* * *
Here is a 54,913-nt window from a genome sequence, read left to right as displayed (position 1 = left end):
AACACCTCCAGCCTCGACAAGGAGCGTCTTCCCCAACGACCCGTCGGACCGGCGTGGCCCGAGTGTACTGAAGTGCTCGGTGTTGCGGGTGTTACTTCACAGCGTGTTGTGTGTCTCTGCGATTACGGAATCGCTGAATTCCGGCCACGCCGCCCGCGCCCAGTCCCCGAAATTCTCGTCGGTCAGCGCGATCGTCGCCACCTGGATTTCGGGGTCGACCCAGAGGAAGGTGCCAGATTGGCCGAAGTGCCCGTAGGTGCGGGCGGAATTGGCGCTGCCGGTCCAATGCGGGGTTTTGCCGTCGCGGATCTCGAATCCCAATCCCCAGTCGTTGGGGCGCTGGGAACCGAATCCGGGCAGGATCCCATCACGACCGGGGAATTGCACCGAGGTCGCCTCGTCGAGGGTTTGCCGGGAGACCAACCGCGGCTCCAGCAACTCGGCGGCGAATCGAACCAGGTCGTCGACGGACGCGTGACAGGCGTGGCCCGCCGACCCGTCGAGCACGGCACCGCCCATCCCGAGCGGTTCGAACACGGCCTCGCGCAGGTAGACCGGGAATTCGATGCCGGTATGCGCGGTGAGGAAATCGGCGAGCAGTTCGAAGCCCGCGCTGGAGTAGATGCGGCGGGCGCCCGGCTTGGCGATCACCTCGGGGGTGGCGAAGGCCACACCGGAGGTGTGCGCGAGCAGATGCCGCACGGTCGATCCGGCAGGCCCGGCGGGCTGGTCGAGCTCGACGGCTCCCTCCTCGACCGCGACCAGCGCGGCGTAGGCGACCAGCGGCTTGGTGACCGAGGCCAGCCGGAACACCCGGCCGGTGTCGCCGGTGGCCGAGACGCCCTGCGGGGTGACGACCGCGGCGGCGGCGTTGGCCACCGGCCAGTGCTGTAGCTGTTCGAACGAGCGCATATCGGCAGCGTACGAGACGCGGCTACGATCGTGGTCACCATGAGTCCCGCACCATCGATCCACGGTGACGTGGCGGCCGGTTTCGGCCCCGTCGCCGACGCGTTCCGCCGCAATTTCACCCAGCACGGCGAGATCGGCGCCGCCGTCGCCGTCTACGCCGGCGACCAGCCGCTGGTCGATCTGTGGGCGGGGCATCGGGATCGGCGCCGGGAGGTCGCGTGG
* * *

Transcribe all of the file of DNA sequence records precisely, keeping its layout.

Here is a 54,913-nt window from a genome sequence, read left to right as displayed (position 1 = left end):
AACACCTCCAGCCTCGACAAGGAGCGTCTTCCCCAACGACCCGTCGGACCGGCGTGGCCCGAGTGTACTGAAGTGCTCGGTGTTGCGGGTGTTACTTCACAGCGTGTTGTGTGTCTCTGCGATTACGGAATCGCTGAATTCCGGCCACGCCGCCCGCGCCCAGTCCCCGAAATTCTCGTCGGTCAGCGCGATCGTCGCCACCTGGATTTCGGGGTCGACCCAGAGGAAGGTGCCAGATTGGCCGAAGTGCCCGTAGGTGCGGGCGGAATTGGCGCTGCCGGTCCAATGCGGGGTTTTGCCGTCGCGGATCTCGAATCCCAATCCCCAGTCGTTGGGGCGCTGGGAACCGAATCCGGGCAGGATCCCATCACGACCGGGGAATTGCACCGAGGTCGCCTCGTCGAGGGTTTGCCGGGAGACCAACCGCGGCTCCAGCAACTCGGCGGCGAATCGAACCAGGTCGTCGACGGACGCGTGACAGGCGTGGCCCGCCGACCCGTCGAGCACGGCACCGCCCATCCCGAGCGGTTCGAACACGGCCTCGCGCAGGTAGACCGGGAATTCGATGCCGGTATGCGCGGTGAGGAAATCGGCGAGCAGTTCGAAGCCCGCGCTGGAGTAGATGCGGCGGGCGCCCGGCTTGGCGATCACCTCGGGGGTGGCGAAGGCCACACCGGAGGTGTGCGCGAGCAGATGCCGCACGGTCGATCCGGCAGGCCCGGCGGGCTGGTCGAGCTCGACGGCTCCCTCCTCGACCGCGACCAGCGCGGCGTAGGCGACCAGCGGCTTGGTGACCGAGGCCAGCCGGAACACCCGGCCGGTGTCGCCGGTGGCCGAGACGCCCTGCGGGGTGACGACCGCGGCGGCGGCGTTGGCCACCGGCCAGTGCTGTAGCTGTTCGAACGAGCGCATATCGGCAGCGTACGAGACGCGGCTACGATCGTGGTCACCATGAGTCCCGCACCATCGATCCACGGTGACGTGGCGGCCGGTTTCGGCCCCGTCGCCGACGCGTTCCGCCGCAATTTCACCCAGCACGGCGAGATCGGCGCCGCCGTCGCCGTCTACGCCGGCGACCAGCCGCTGGTCGATCTGTGGGCGGGGCATCGGGATCGGCGCCGGGAGGTCGCGTGG